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Secondhand Smoke Leaves Kids Prone to Severe Infections

And those infections force many children to be hospitalized, study finds

WEDNESDAY, May 28 (HealthDay News) -- Here's another reason why adults shouldn't smoke around kids:

In addition to developing asthma and respiratory infections, children in households where someone smokes are more likely to catch a whole range of severe infections, including meningococcal disease. Many even have to be hospitalized, a new study found.

Being around smoke during the first few months of life was most dangerous, especially if the newborn was born underweight or premature.

"This is just adding to the list of why people should not be smoking," said Dr. Len Horovitz, a pulmonary specialist with Lenox Hill Hospital in New York City. "It's probably that smoking is not just a respiratory irritant, but many things in smoke affect the immune system."

The ill effects of secondhand smoke on people of all ages is well known. As more bans are put in place, children -- and others -- are exposed less and less to secondhand smoke in public places. But secondhand smoke in the home is another matter, according to the study authors, from the University of Hong Kong, whose findings are published online May 28 in the journal Tobacco Control.

The researchers followed 7,402 children born in Hong Kong in April and May of 1997 (representing almost 80 percent of all children born in Hong Kong during that time period) until they turned 8 in 2005.

Exposure to secondhand smoke within a distance of three meters (9.8 feet) in early life was associated with a 14 percent increased risk of being hospitalized for infectious diseases up until the age of 8.

And exposure to secondhand smoke during a baby's first six months of life increased the likelihood of a hospitalization by 45 percent by the time the child was 8. Babies born prematurely were twice as likely to be hospitalized, while those born with a low birth weight were 75 percent more likely to be hospitalized during the first eight years of life, the study found.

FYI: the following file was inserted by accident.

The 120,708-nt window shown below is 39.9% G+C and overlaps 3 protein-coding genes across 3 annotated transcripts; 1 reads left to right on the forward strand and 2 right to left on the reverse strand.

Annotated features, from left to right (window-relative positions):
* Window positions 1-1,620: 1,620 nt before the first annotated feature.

Children born to younger, poorer mothers were more likely to be exposed to secondhand smoke.

"The major strength of the study is that it was done in Hong Kong where they can follow 80-plus percent of a birth cohort," said Dr. Norman Edelman, chief medical officer of the American Lung Association. "The respiratory findings are not new, the other infections are."

The study authors speculate that secondhand smoke may affect the immune system, making infants, toddlers and young children more susceptible to infections of all kinds.

"It suggests that [secondhand smoke] affects the infant's immune system in some way," said Dr. John Saito, an assistant professor of pediatrics at Texas A&M Health Science Center College of Medicine.

"The take-home message is that there is a distance factor here. If you are a certain distance away, it certainly reduces your child's risk," added Saito, who is chief of pediatric pulmonary, allergy and immunology and director of the Cystic Fibrosis Center at Scott & White Hospital, in Texas. "So while we have a very difficult time getting people to quit for a long period of time or at all, the message is that even if you can't manage to quit, just the fact that you can smoke outside or in the next room or just limiting the exposure significantly reduces the chance of your child getting an infection or being hospitalized, at least based on this study."

More information

The American Lung Association has more on the effects of secondhand smoke on children.

SOURCES: Len Horovitz, M.D., pulmonary specialist, Lenox Hill Hospital, New York City; John Saito, M.D., assistant professor, pediatrics, Texas A&M Health Science Center College of Medicine, and chief, pediatric pulmonary, allergy and immunology, and director, Cystic Fibrosis Center, Scott & White Hospital; Norman Edelman, M.D., chief medical officer, American Lung Association, New York City; May 28, 2008, Tobacco Control, online

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